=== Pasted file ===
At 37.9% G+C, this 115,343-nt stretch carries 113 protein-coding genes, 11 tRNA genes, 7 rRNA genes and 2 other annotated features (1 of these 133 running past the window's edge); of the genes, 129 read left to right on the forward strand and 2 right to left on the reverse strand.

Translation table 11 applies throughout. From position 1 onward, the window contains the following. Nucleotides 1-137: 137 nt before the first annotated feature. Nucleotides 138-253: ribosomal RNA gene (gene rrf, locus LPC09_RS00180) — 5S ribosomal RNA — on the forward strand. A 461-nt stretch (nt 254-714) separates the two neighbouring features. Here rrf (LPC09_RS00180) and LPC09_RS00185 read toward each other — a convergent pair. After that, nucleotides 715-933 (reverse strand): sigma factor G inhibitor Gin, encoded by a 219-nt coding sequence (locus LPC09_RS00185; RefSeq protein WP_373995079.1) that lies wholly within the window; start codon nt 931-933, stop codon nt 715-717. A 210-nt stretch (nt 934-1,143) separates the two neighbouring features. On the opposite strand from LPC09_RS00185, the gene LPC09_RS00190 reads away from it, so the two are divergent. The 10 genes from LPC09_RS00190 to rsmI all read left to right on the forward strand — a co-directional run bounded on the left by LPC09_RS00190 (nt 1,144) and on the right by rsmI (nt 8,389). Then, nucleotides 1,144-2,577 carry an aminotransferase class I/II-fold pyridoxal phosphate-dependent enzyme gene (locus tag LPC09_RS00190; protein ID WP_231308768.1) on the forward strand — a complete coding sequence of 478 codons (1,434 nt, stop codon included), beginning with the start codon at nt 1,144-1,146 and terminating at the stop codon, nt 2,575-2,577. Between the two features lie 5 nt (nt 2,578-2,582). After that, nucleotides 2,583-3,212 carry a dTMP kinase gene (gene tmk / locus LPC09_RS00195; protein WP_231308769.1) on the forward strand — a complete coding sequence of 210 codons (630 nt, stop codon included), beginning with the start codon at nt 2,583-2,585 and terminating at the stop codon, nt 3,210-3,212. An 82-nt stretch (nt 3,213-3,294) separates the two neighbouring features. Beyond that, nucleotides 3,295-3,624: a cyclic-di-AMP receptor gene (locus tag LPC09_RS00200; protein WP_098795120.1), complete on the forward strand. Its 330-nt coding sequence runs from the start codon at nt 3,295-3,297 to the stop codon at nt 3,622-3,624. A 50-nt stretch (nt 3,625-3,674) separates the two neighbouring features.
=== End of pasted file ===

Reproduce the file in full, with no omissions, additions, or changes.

At 37.9% G+C, this 115,343-nt stretch carries 113 protein-coding genes, 11 tRNA genes, 7 rRNA genes and 2 other annotated features (1 of these 133 running past the window's edge); of the genes, 129 read left to right on the forward strand and 2 right to left on the reverse strand.

Translation table 11 applies throughout. From position 1 onward, the window contains the following. Nucleotides 1-137: 137 nt before the first annotated feature. Nucleotides 138-253: ribosomal RNA gene (gene rrf, locus LPC09_RS00180) — 5S ribosomal RNA — on the forward strand. A 461-nt stretch (nt 254-714) separates the two neighbouring features. Here rrf (LPC09_RS00180) and LPC09_RS00185 read toward each other — a convergent pair. After that, nucleotides 715-933 (reverse strand): sigma factor G inhibitor Gin, encoded by a 219-nt coding sequence (locus LPC09_RS00185; RefSeq protein WP_373995079.1) that lies wholly within the window; start codon nt 931-933, stop codon nt 715-717. A 210-nt stretch (nt 934-1,143) separates the two neighbouring features. On the opposite strand from LPC09_RS00185, the gene LPC09_RS00190 reads away from it, so the two are divergent. The 10 genes from LPC09_RS00190 to rsmI all read left to right on the forward strand — a co-directional run bounded on the left by LPC09_RS00190 (nt 1,144) and on the right by rsmI (nt 8,389). Then, nucleotides 1,144-2,577 carry an aminotransferase class I/II-fold pyridoxal phosphate-dependent enzyme gene (locus tag LPC09_RS00190; protein ID WP_231308768.1) on the forward strand — a complete coding sequence of 478 codons (1,434 nt, stop codon included), beginning with the start codon at nt 1,144-1,146 and terminating at the stop codon, nt 2,575-2,577. Between the two features lie 5 nt (nt 2,578-2,582). After that, nucleotides 2,583-3,212 carry a dTMP kinase gene (gene tmk / locus LPC09_RS00195; protein WP_231308769.1) on the forward strand — a complete coding sequence of 210 codons (630 nt, stop codon included), beginning with the start codon at nt 2,583-2,585 and terminating at the stop codon, nt 3,210-3,212. An 82-nt stretch (nt 3,213-3,294) separates the two neighbouring features. Beyond that, nucleotides 3,295-3,624: a cyclic-di-AMP receptor gene (locus tag LPC09_RS00200; protein WP_098795120.1), complete on the forward strand. Its 330-nt coding sequence runs from the start codon at nt 3,295-3,297 to the stop codon at nt 3,622-3,624. A 50-nt stretch (nt 3,625-3,674) separates the two neighbouring features.